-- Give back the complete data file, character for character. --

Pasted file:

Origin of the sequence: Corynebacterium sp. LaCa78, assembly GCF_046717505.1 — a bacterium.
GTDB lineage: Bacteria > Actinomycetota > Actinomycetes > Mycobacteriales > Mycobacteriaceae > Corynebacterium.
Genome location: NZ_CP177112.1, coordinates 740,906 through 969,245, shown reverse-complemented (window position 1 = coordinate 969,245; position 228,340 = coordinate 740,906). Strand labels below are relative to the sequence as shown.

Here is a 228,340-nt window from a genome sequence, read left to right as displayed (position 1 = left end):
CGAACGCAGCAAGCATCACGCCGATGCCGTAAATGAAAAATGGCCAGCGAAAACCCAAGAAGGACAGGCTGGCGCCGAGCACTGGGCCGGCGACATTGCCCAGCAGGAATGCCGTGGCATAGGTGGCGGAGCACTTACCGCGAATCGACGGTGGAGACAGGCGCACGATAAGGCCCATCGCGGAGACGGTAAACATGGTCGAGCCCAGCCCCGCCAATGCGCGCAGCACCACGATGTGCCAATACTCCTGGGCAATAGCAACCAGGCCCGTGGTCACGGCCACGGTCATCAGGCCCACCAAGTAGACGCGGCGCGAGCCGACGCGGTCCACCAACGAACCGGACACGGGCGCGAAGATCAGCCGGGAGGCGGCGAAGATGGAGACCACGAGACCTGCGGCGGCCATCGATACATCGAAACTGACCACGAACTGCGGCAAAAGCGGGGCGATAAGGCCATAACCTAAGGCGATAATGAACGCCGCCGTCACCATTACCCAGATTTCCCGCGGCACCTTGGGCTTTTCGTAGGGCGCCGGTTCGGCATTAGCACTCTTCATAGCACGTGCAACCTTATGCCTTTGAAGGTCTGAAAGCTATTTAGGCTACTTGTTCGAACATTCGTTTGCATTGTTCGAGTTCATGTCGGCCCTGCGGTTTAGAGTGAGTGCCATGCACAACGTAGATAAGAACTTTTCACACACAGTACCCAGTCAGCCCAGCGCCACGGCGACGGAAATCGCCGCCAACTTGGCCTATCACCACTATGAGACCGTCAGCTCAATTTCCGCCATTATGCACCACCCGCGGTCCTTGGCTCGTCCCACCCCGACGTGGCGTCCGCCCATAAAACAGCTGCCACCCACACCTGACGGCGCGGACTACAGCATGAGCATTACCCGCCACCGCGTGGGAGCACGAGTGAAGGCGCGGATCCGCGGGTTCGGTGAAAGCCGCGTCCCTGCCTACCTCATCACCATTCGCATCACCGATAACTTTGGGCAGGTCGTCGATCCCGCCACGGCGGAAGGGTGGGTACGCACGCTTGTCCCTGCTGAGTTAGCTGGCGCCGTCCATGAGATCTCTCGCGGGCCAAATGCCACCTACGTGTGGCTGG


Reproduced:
Origin of the sequence: Corynebacterium sp. LaCa78, assembly GCF_046717505.1 — a bacterium.
GTDB lineage: Bacteria > Actinomycetota > Actinomycetes > Mycobacteriales > Mycobacteriaceae > Corynebacterium.
Genome location: NZ_CP177112.1, coordinates 740,906 through 969,245, shown reverse-complemented (window position 1 = coordinate 969,245; position 228,340 = coordinate 740,906). Strand labels below are relative to the sequence as shown.

Here is a 228,340-nt window from a genome sequence, read left to right as displayed (position 1 = left end):
CGAACGCAGCAAGCATCACGCCGATGCCGTAAATGAAAAATGGCCAGCGAAAACCCAAGAAGGACAGGCTGGCGCCGAGCACTGGGCCGGCGACATTGCCCAGCAGGAATGCCGTGGCATAGGTGGCGGAGCACTTACCGCGAATCGACGGTGGAGACAGGCGCACGATAAGGCCCATCGCGGAGACGGTAAACATGGTCGAGCCCAGCCCCGCCAATGCGCGCAGCACCACGATGTGCCAATACTCCTGGGCAATAGCAACCAGGCCCGTGGTCACGGCCACGGTCATCAGGCCCACCAAGTAGACGCGGCGCGAGCCGACGCGGTCCACCAACGAACCGGACACGGGCGCGAAGATCAGCCGGGAGGCGGCGAAGATGGAGACCACGAGACCTGCGGCGGCCATCGATACATCGAAACTGACCACGAACTGCGGCAAAAGCGGGGCGATAAGGCCATAACCTAAGGCGATAATGAACGCCGCCGTCACCATTACCCAGATTTCCCGCGGCACCTTGGGCTTTTCGTAGGGCGCCGGTTCGGCATTAGCACTCTTCATAGCACGTGCAACCTTATGCCTTTGAAGGTCTGAAAGCTATTTAGGCTACTTGTTCGAACATTCGTTTGCATTGTTCGAGTTCATGTCGGCCCTGCGGTTTAGAGTGAGTGCCATGCACAACGTAGATAAGAACTTTTCACACACAGTACCCAGTCAGCCCAGCGCCACGGCGACGGAAATCGCCGCCAACTTGGCCTATCACCACTATGAGACCGTCAGCTCAATTTCCGCCATTATGCACCACCCGCGGTCCTTGGCTCGTCCCACCCCGACGTGGCGTCCGCCCATAAAACAGCTGCCACCCACACCTGACGGCGCGGACTACAGCATGAGCATTACCCGCCACCGCGTGGGAGCACGAGTGAAGGCGCGGATCCGCGGGTTCGGTGAAAGCCGCGTCCCTGCCTACCTCATCACCATTCGCATCACCGATAACTTTGGGCAGGTCGTCGATCCCGCCACGGCGGAAGGGTGGGTACGCACGCTTGTCCCTGCTGAGTTAGCTGGCGCCGTCCATGAGATCTCTCGCGGGCCAAATGCCACCTACGTGTGGCTGG